ANALYSIS: Another crack at the Giants' middle-infield woes comes in the form of Cabrera, the veteran in the middle of so many playoff runs. Do not confuse him, however, with being the impetus behind any. He is as much a bandwagoner as he is a second baseman and shortstop.
ANALYSIS: The mother of 2011 deadline deals gave onlookers one of the oddest scenes imaginable: Ubaldo Jimenez, on the cusp of being traded to Cleveland, laboring through one awful inning of work only to walk off the field and hug his teammates goodbye forever. It was a weird ending to an weird year for the right-hander, who for the first two months of 2010 looked like the best pitcher on the planet and ever since has vacillated between superman and everyman. The bounty for Jimenez was large: Pomeranz, a big left-hander who destroyed Class A hitting and has looked almost as good in Double-A, is the prize, though White isn't chopped liver. He put up a 3.60 ERA in three starts for the Indians before a finger injury that has kept him out since May. McBride is older but playing well at Double-A and Gardner is a groundball machine who could start or turn into a bullpen piece.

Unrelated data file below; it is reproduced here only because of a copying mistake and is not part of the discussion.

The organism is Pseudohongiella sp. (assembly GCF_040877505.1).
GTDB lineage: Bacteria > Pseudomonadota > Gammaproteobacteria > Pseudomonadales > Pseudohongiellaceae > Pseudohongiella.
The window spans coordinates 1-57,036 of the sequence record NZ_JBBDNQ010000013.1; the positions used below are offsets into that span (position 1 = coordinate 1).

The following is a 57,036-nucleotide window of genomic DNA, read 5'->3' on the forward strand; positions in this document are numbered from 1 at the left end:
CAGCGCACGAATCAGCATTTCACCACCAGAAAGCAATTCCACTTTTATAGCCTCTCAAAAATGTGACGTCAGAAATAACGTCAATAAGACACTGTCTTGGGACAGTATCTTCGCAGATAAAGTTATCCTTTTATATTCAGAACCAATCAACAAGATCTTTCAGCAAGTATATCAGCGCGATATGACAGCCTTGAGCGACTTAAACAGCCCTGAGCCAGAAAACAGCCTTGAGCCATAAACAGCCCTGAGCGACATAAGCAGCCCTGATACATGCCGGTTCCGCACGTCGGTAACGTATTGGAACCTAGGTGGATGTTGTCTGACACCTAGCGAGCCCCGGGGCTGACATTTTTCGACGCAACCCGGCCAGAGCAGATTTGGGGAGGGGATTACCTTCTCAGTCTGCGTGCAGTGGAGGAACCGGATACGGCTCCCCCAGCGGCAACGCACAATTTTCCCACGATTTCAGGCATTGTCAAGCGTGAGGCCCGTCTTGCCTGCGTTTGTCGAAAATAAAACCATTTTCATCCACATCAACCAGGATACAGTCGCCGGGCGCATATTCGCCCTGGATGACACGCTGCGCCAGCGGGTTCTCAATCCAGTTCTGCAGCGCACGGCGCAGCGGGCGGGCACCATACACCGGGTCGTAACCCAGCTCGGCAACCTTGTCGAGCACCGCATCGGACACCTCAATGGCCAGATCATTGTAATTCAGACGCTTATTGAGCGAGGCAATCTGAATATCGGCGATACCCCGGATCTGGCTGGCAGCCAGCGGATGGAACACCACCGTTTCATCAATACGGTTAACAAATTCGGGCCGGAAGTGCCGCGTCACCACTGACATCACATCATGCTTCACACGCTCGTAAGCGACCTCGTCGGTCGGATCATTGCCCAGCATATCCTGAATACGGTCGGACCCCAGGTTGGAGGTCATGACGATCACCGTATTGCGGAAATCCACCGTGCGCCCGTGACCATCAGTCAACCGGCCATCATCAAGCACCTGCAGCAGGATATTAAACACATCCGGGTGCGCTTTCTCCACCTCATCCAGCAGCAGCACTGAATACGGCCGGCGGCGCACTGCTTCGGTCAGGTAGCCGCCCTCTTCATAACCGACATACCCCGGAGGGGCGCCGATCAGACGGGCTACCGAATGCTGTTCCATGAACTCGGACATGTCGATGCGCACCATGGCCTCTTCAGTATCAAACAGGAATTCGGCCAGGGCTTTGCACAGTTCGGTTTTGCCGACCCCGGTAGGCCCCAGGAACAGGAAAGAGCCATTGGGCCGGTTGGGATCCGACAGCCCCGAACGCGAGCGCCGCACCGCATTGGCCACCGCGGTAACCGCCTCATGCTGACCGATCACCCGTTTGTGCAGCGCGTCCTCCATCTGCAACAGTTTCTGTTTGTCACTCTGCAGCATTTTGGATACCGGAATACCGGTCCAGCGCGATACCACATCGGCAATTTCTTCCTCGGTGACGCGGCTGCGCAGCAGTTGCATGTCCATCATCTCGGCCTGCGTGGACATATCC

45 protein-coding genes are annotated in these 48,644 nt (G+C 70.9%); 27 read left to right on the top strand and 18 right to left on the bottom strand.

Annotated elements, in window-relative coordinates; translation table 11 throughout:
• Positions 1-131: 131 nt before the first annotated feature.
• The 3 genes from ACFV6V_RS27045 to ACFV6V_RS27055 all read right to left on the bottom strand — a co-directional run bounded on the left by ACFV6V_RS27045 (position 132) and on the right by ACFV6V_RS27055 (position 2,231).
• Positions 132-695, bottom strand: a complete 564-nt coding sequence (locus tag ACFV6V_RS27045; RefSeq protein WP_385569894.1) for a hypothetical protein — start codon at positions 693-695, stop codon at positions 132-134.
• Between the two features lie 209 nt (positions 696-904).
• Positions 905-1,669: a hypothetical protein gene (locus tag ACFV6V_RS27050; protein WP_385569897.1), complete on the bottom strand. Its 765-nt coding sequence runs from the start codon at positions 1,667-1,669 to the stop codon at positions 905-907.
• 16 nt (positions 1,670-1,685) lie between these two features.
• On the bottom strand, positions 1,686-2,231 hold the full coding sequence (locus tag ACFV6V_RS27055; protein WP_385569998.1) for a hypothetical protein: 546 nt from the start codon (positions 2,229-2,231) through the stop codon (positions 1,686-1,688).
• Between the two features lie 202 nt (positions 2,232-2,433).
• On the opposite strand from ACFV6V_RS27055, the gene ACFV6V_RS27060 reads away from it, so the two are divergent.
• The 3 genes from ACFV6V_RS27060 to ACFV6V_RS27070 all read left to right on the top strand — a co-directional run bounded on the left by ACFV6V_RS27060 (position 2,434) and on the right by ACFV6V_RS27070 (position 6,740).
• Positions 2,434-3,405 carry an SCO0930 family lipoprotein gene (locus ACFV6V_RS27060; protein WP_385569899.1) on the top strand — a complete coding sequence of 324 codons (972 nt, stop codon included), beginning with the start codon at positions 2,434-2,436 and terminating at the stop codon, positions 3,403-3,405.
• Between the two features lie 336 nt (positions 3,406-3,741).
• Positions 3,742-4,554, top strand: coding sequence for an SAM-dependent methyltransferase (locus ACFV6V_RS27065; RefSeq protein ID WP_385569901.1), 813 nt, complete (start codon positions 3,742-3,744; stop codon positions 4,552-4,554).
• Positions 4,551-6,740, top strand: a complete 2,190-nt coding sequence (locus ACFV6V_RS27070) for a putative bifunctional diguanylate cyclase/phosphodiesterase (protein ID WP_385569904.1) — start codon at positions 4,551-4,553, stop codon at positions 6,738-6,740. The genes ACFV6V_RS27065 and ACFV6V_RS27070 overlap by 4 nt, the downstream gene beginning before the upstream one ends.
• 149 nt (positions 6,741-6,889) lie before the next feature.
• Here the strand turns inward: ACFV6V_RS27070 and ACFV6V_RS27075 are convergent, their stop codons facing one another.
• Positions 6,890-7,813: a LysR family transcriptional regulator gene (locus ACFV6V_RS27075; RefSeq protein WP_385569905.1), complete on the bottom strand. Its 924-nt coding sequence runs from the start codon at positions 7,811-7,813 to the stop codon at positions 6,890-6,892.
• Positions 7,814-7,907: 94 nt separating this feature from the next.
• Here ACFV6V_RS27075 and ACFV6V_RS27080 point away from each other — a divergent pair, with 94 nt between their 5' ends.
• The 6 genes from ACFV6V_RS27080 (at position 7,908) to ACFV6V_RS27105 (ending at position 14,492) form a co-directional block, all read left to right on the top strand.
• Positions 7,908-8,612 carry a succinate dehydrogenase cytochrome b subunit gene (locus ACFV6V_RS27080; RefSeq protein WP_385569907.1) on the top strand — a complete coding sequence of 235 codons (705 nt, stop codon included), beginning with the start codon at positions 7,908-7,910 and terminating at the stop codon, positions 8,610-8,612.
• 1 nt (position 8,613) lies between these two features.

ANALYSIS: The Rangers snagged perhaps the most underrated arm on the market in Uehara, a command-and-control right-hander who exemplifies those attributes so well he gets strikeouts on top of them. His 62-to-8 K-to-BB ratio in 47 1/3 innings is the best in the major leagues, and to get him for this year and next it cost Texas a bust-with-upside in Davis (who's slugging .824 at Triple-A) and Hunter (who found himself the rotation's odd man out after going 13-4 and starting a World Series game last year).